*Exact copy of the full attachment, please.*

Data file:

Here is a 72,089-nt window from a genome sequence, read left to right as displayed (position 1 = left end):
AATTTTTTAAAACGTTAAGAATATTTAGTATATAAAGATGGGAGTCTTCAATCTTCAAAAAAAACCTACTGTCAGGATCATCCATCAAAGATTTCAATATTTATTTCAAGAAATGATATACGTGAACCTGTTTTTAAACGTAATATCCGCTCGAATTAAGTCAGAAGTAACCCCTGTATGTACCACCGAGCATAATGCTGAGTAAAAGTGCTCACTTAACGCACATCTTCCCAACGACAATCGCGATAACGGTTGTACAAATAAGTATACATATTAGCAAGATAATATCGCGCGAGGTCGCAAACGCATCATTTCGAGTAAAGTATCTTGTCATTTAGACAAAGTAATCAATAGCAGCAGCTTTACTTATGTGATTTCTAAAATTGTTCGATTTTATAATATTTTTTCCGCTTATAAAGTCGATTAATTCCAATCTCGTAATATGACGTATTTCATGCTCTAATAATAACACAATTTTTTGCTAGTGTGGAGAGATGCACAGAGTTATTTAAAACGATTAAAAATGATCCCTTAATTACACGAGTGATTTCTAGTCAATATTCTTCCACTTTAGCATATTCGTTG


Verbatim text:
Here is a 72,089-nt window from a genome sequence, read left to right as displayed (position 1 = left end):
AATTTTTTAAAACGTTAAGAATATTTAGTATATAAAGATGGGAGTCTTCAATCTTCAAAAAAAACCTACTGTCAGGATCATCCATCAAAGATTTCAATATTTATTTCAAGAAATGATATACGTGAACCTGTTTTTAAACGTAATATCCGCTCGAATTAAGTCAGAAGTAACCCCTGTATGTACCACCGAGCATAATGCTGAGTAAAAGTGCTCACTTAACGCACATCTTCCCAACGACAATCGCGATAACGGTTGTACAAATAAGTATACATATTAGCAAGATAATATCGCGCGAGGTCGCAAACGCATCATTTCGAGTAAAGTATCTTGTCATTTAGACAAAGTAATCAATAGCAGCAGCTTTACTTATGTGATTTCTAAAATTGTTCGATTTTATAATATTTTTTCCGCTTATAAAGTCGATTAATTCCAATCTCGTAATATGACGTATTTCATGCTCTAATAATAACACAATTTTTTGCTAGTGTGGAGAGATGCACAGAGTTATTTAAAACGATTAAAAATGATCCCTTAATTACACGAGTGATTTCTAGTCAATATTCTTCCACTTTAGCATATTCGTTG